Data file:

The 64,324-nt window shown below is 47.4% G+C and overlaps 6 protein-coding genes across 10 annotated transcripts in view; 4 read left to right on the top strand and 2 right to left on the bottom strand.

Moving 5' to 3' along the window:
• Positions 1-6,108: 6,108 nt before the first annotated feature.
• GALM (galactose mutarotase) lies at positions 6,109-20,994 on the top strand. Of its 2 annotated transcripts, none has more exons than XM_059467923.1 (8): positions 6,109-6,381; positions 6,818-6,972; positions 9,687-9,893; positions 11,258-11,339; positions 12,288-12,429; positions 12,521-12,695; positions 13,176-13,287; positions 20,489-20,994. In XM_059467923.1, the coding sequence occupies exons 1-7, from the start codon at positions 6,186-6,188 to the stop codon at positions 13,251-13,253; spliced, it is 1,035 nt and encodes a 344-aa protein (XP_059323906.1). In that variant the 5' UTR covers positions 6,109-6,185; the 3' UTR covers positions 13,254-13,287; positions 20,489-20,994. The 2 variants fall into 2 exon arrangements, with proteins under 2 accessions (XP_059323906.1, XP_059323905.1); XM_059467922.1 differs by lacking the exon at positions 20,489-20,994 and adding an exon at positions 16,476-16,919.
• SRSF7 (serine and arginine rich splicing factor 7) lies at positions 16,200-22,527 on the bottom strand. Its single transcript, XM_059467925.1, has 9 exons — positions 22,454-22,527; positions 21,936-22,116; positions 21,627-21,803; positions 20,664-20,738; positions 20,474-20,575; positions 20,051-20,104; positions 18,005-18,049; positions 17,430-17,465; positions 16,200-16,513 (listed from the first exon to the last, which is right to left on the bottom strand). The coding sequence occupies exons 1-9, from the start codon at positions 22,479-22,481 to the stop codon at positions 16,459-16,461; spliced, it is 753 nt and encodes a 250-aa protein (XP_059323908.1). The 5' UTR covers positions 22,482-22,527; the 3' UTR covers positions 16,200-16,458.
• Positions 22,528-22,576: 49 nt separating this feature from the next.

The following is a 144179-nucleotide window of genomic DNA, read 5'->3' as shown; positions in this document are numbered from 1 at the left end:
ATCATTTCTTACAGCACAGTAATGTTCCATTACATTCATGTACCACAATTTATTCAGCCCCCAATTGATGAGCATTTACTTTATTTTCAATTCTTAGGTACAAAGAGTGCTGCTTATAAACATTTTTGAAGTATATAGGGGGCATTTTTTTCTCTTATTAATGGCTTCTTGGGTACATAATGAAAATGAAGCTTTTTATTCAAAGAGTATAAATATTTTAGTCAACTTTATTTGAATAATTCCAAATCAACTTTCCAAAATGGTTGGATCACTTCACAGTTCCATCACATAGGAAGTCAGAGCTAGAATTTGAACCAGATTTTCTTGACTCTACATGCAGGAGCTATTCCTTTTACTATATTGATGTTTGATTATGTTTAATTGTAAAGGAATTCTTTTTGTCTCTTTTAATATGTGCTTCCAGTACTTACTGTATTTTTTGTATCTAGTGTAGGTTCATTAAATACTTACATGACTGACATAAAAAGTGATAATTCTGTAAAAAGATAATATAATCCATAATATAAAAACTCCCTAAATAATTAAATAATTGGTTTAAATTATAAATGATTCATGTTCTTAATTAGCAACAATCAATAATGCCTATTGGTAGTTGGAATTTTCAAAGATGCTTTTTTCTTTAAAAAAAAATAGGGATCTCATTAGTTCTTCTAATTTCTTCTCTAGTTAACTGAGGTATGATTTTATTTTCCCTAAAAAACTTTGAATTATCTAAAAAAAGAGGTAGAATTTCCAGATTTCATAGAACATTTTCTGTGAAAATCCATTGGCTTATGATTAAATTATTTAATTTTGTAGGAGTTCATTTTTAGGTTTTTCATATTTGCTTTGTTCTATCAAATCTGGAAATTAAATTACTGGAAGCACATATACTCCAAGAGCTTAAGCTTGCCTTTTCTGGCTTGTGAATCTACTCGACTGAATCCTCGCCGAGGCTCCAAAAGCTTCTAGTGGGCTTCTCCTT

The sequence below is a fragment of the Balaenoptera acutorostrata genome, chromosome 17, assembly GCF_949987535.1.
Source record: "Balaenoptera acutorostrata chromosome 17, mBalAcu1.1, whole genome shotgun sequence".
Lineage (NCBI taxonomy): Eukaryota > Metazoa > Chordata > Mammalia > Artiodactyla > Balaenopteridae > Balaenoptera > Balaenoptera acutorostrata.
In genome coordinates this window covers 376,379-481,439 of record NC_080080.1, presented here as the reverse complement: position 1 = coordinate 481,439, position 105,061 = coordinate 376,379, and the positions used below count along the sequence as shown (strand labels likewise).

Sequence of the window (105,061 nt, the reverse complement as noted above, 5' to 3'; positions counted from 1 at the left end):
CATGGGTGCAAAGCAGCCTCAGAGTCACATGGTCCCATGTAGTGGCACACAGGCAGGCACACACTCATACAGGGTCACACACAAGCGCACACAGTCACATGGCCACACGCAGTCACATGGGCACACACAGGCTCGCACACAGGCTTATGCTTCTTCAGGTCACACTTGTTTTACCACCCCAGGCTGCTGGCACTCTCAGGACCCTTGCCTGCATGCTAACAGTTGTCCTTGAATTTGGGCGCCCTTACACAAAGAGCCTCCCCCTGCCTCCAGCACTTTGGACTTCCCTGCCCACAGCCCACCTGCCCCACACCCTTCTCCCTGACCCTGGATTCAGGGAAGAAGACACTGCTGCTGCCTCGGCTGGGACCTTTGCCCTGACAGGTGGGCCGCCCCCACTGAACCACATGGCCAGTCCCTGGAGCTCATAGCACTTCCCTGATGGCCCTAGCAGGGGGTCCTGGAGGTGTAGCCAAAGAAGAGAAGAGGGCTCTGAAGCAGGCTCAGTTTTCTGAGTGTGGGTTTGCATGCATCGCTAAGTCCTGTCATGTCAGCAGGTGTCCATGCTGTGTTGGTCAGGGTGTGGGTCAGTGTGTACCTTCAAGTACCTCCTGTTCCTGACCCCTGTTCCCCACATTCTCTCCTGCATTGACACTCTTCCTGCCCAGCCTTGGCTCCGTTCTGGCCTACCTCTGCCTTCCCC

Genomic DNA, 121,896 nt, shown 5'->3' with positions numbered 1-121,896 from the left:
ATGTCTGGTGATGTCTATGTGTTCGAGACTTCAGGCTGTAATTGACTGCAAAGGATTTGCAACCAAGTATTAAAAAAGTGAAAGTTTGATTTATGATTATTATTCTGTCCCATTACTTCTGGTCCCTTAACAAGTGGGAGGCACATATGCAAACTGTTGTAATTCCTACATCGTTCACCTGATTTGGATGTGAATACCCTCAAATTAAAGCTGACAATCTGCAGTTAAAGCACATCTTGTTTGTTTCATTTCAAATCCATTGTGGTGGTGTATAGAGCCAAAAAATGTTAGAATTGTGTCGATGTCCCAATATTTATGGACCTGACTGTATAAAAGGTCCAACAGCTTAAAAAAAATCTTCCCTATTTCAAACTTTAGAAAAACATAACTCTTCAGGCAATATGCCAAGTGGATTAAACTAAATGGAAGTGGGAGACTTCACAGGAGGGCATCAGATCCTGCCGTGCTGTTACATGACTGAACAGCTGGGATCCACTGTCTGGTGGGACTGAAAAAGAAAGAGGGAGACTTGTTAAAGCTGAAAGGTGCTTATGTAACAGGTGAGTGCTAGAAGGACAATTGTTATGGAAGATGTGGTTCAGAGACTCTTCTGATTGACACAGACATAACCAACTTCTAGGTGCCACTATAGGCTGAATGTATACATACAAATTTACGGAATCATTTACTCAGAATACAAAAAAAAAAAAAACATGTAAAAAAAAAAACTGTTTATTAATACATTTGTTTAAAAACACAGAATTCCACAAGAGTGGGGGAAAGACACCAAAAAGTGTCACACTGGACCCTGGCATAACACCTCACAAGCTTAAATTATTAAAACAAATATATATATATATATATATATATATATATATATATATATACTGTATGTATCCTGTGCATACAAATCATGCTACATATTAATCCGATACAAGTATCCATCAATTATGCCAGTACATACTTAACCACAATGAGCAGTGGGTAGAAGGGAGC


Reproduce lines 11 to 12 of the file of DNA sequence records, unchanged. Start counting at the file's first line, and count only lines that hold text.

Lineage (NCBI taxonomy): Eukaryota > Metazoa > Chordata > Mammalia > Artiodactyla > Balaenopteridae > Balaenoptera > Balaenoptera acutorostrata.
In genome coordinates this window covers 376,379-481,439 of record NC_080080.1, presented here as the reverse complement: position 1 = coordinate 481,439, position 105,061 = coordinate 376,379, and the positions used below count along the sequence as shown (strand labels likewise).